REPORT: Chairman Suarez introduced the foregoing proposed resolution into the record and subsequently opened the public hearing. The following individuals appeared before the Committee: 1. Ms. Nancy Hernandez, Chairperson for the Tobacco-Free Workgroup on the Consortium for a Healthier Miami-Dade, 340 Giralda Avenue, Coral Gables FL spoke in support of the foregoing proposed resolution. 2. Madame Renita Holmes, 350 NW La Brea Place, Miami FL voiced her concerns regarding clauses included in lease agreements entered into by public housing tenants and how the foregoing proposed resolution would affect tenants, specifically those who smoke. Commissioner Sosa stated that she was concerned about the item and how it related to senior/elderly housing developments. She expressed reservations about implementing policy that would prohibit the consumption of a legal product and spoke about the emotional stress such a policy could cause residents particularly if the proper facilities, such as designated smoking areas, were not available. Commissioner Sosa stated that she believed education would be a more effective means of promoting a “smoke-free” environment/residence. Board of County Commissioners’ (BCC) Chairman Monestime explained the intent of the foregoing proposed resolution and noted that the item, as it was currently written, would not prohibit smoking by residents but called for the Public Housing and Community Development Department (PHCD) to work with the residents and the resident council in formulating a policy. Responding to Commissioner Sosa’s question about whether the foregoing proposed item included the implementation of designated smoking areas, Executive Director for Miami-Dade Public Housing and Community Development (PHCD) Michael Liu, explained that his staff would work alongside the residents and the resident council to develop plans specific to each housing facility. Commissioner Sosa stated that she could not support the foregoing proposed resolution as it was currently presented. Assistant County Attorney Terrence Smith directed the Committee members’ attention to page 8, Section 2, Condition D of the foregoing proposed item which requires the “smoke free” policy to include “information on designated areas where smoking will be allowed.” Commissioner Sosa advised her colleagues that she would support the foregoing proposed resolution if there was specific language guaranteeing the identification and implementation of designated smoking areas for all housing developments. Assistant County Attorney Smith assured the Committee members that the intent of the foregoing proposed item was to include designated smoking areas at all public housing facilities. Discussions ensued between Commissioner Sosa and Mr. Liu regarding the County Attorney’s Office representations and interpretation of the language pertaining to the identification and designation of smoking areas. Commissioner Edmonson stated she believed parents should be responsible for teaching children about the dangers associated with smoking and expressed concerns about the far reaching effect of the foregoing proposed resolution on homeowners. She indicated that she could not support implementing policy that would dictate what a person could or could not do in their own residence and spoke of the precedence such a policy would create moving forward. Commissioner Edmonson noted that she concurred with Commissioner Sosa’s regarding the designation and implementation of specific smoking areas at all public housing developments. Commissioner Levine Cava acknowledged the concerns and reservations expressed by her colleagues but noted that public housing developments were County commodities. She voiced her support for imposing restrictions and for the foregoing proposed item. Responding to Commissioner Barreiro’s question regarding which council would be involved in the decision making process, Mr. Liu clarified that staff would meet with the residents and the local resident’s council for the development to determine the location of the designated smoking area for the specific community. Commissioner Sosa fully concurred with Commissioner Edmonson’s concerns regarding implementation of policy which would dictate resident’s behaviors in their own homes and the precedent such a policy would set. She reiterated her belief that education was the answer to the issue at hand and restated that she was not in support of the foregoing proposed resolution. BCC Chairman Monestime stated that he understood the concerns expressed by his colleagues but noted that similar policy was already adopted and implemented at many public institutions such as schools, hotels and hospitals. He pointed out that the program did include an educational component which encouraged the distribution of nicotine patches and other helpful resources. BCC Chairman Monestime noted that the foregoing proposed resolution did not involve the implementation of any policies but merely recommended that staff meet with residents to formulate policy. There being no further questions or comments, the Committee proceeded to vote on the foregoing proposed resolution, as presented. Commissioner Barreiro urged staff to consider locating designated smoking areas in central locations particularly in larger housing communities with an elderly population.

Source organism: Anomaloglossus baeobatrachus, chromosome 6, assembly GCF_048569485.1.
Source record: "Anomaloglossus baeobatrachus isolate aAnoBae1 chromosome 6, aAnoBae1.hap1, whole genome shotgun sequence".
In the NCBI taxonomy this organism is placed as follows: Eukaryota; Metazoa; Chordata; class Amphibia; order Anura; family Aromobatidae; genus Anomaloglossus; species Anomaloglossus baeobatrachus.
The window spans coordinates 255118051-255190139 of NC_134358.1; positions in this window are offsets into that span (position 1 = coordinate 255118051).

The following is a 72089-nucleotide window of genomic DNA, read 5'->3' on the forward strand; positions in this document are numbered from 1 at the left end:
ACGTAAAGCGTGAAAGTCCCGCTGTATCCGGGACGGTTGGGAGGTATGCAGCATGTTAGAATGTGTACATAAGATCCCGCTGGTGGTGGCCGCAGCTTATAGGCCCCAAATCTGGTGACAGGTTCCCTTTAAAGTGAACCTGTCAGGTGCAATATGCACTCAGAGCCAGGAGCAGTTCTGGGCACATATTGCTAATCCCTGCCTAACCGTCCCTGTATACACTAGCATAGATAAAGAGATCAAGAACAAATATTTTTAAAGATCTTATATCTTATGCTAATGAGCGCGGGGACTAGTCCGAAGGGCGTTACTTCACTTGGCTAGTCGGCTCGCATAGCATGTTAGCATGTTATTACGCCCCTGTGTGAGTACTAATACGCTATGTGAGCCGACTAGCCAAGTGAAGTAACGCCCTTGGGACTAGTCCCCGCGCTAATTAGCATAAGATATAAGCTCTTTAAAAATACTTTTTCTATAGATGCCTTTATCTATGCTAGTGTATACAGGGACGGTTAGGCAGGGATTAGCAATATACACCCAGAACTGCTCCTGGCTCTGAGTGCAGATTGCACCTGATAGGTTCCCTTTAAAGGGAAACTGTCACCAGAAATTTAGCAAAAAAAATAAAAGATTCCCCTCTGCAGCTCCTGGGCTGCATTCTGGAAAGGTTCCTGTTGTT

County Attorney 9/10/2015 Referred Economic Prosperity Committee 10/15/2015